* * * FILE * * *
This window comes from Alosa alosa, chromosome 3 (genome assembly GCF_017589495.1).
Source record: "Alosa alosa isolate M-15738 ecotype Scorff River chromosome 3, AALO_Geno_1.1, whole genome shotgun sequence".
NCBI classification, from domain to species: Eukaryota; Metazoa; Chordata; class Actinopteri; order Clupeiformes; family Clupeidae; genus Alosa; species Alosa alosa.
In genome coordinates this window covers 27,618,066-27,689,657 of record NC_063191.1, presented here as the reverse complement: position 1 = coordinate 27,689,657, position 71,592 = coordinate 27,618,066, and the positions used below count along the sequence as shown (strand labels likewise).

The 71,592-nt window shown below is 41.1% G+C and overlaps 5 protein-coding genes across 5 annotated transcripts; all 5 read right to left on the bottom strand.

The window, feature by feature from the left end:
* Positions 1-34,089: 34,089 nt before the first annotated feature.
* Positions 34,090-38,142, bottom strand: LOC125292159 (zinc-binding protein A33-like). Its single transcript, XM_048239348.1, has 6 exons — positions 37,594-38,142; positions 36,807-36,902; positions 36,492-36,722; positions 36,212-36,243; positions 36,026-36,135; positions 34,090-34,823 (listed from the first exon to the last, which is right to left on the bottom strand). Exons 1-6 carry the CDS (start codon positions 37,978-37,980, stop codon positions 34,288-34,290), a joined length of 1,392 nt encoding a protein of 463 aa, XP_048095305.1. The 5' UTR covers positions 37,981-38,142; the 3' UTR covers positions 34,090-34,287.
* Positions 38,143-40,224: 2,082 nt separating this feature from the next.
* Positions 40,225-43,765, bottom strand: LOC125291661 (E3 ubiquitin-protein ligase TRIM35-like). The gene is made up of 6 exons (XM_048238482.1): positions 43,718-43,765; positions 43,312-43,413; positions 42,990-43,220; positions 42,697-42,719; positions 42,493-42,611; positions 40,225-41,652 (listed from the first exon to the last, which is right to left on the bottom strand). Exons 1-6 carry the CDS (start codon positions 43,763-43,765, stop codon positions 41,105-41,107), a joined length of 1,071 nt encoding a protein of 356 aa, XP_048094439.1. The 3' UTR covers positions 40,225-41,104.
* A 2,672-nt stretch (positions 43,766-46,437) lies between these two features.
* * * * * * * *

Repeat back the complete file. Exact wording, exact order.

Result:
This window comes from Alosa alosa, chromosome 3 (genome assembly GCF_017589495.1).
Source record: "Alosa alosa isolate M-15738 ecotype Scorff River chromosome 3, AALO_Geno_1.1, whole genome shotgun sequence".
NCBI classification, from domain to species: Eukaryota; Metazoa; Chordata; class Actinopteri; order Clupeiformes; family Clupeidae; genus Alosa; species Alosa alosa.
In genome coordinates this window covers 27,618,066-27,689,657 of record NC_063191.1, presented here as the reverse complement: position 1 = coordinate 27,689,657, position 71,592 = coordinate 27,618,066, and the positions used below count along the sequence as shown (strand labels likewise).

The 71,592-nt window shown below is 41.1% G+C and overlaps 5 protein-coding genes across 5 annotated transcripts; all 5 read right to left on the bottom strand.

The window, feature by feature from the left end:
* Positions 1-34,089: 34,089 nt before the first annotated feature.
* Positions 34,090-38,142, bottom strand: LOC125292159 (zinc-binding protein A33-like). Its single transcript, XM_048239348.1, has 6 exons — positions 37,594-38,142; positions 36,807-36,902; positions 36,492-36,722; positions 36,212-36,243; positions 36,026-36,135; positions 34,090-34,823 (listed from the first exon to the last, which is right to left on the bottom strand). Exons 1-6 carry the CDS (start codon positions 37,978-37,980, stop codon positions 34,288-34,290), a joined length of 1,392 nt encoding a protein of 463 aa, XP_048095305.1. The 5' UTR covers positions 37,981-38,142; the 3' UTR covers positions 34,090-34,287.
* Positions 38,143-40,224: 2,082 nt separating this feature from the next.
* Positions 40,225-43,765, bottom strand: LOC125291661 (E3 ubiquitin-protein ligase TRIM35-like). The gene is made up of 6 exons (XM_048238482.1): positions 43,718-43,765; positions 43,312-43,413; positions 42,990-43,220; positions 42,697-42,719; positions 42,493-42,611; positions 40,225-41,652 (listed from the first exon to the last, which is right to left on the bottom strand). Exons 1-6 carry the CDS (start codon positions 43,763-43,765, stop codon positions 41,105-41,107), a joined length of 1,071 nt encoding a protein of 356 aa, XP_048094439.1. The 3' UTR covers positions 40,225-41,104.
* A 2,672-nt stretch (positions 43,766-46,437) lies between these two features.